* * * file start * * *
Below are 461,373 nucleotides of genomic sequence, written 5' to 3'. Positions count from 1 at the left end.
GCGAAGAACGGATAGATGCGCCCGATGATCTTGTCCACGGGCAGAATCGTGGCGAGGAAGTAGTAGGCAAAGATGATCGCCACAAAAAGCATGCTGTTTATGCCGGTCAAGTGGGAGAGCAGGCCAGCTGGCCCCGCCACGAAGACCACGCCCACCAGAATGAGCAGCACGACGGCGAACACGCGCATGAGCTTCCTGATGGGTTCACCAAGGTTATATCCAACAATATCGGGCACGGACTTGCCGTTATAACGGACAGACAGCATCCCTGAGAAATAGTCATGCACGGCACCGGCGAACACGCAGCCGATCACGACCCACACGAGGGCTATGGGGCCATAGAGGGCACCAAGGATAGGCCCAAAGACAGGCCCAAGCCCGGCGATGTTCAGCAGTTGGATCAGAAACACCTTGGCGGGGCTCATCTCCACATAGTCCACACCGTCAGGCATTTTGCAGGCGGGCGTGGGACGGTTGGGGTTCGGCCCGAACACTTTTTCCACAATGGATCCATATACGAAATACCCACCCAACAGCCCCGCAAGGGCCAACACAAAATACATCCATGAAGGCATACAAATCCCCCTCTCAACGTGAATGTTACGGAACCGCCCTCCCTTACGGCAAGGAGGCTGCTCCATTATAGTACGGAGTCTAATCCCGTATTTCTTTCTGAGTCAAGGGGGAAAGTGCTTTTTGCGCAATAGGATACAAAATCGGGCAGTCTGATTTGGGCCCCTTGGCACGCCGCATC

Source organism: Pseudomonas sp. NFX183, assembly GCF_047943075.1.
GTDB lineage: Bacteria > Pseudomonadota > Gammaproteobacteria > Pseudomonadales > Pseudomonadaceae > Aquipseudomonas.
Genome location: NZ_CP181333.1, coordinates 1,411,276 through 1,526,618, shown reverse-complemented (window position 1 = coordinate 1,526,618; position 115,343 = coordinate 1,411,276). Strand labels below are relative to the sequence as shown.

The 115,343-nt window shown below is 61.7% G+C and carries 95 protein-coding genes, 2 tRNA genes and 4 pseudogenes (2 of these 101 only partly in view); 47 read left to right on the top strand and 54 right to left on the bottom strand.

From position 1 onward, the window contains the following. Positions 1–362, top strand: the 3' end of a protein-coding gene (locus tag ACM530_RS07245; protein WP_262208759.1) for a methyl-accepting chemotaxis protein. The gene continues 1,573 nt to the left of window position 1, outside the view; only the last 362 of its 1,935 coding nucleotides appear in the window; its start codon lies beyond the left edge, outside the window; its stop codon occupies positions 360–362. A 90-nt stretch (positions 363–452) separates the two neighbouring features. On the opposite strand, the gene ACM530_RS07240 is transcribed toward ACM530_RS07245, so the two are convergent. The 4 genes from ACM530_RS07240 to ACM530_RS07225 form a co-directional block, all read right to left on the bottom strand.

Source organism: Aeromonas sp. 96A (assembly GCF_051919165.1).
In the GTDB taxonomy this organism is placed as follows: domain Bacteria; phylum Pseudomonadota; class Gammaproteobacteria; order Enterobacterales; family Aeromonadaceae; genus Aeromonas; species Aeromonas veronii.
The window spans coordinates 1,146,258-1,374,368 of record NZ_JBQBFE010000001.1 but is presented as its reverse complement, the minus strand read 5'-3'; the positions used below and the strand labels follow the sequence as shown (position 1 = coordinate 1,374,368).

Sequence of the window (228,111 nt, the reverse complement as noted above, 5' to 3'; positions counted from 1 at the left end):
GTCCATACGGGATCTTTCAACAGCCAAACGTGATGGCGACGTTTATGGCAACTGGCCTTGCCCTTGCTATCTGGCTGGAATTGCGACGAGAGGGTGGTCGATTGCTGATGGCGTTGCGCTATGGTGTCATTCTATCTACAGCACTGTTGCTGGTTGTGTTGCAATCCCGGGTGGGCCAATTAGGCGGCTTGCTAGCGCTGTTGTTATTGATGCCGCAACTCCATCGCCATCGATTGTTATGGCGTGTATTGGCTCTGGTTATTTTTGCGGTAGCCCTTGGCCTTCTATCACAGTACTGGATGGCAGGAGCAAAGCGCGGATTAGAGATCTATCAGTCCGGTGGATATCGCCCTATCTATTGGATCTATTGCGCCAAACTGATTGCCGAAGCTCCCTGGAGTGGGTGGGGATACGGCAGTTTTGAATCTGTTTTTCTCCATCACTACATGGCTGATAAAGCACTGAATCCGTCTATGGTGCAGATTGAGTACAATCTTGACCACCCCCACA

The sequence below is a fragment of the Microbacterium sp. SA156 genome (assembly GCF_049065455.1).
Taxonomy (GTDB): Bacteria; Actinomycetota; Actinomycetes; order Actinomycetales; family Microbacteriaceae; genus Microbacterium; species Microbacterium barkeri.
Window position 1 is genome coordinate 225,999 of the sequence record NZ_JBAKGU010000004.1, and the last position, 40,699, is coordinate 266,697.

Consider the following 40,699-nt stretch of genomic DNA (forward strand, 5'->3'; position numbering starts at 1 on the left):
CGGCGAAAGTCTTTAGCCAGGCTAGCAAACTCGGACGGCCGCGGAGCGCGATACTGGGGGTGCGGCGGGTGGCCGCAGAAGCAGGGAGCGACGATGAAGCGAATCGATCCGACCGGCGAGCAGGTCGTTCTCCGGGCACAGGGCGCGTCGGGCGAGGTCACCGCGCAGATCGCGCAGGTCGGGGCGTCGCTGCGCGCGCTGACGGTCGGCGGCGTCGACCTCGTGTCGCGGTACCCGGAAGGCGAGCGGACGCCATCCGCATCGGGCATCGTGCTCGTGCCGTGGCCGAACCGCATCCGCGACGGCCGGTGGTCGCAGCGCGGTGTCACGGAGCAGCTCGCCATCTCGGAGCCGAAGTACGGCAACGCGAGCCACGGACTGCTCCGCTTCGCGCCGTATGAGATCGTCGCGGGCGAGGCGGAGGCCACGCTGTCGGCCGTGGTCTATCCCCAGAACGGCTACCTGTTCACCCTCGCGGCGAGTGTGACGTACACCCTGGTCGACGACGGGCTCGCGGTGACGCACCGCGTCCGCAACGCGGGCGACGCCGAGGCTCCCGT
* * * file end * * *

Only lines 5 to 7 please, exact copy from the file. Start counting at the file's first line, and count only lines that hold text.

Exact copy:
Genome location: NZ_CP181333.1, coordinates 1,411,276 through 1,526,618, shown reverse-complemented (window position 1 = coordinate 1,526,618; position 115,343 = coordinate 1,411,276). Strand labels below are relative to the sequence as shown.

The 115,343-nt window shown below is 61.7% G+C and carries 95 protein-coding genes, 2 tRNA genes and 4 pseudogenes (2 of these 101 only partly in view); 47 read left to right on the top strand and 54 right to left on the bottom strand.

From position 1 onward, the window contains the following. Positions 1–362, top strand: the 3' end of a protein-coding gene (locus tag ACM530_RS07245; protein WP_262208759.1) for a methyl-accepting chemotaxis protein. The gene continues 1,573 nt to the left of window position 1, outside the view; only the last 362 of its 1,935 coding nucleotides appear in the window; its start codon lies beyond the left edge, outside the window; its stop codon occupies positions 360–362. A 90-nt stretch (positions 363–452) separates the two neighbouring features. On the opposite strand, the gene ACM530_RS07240 is transcribed toward ACM530_RS07245, so the two are convergent. The 4 genes from ACM530_RS07240 to ACM530_RS07225 form a co-directional block, all read right to left on the bottom strand.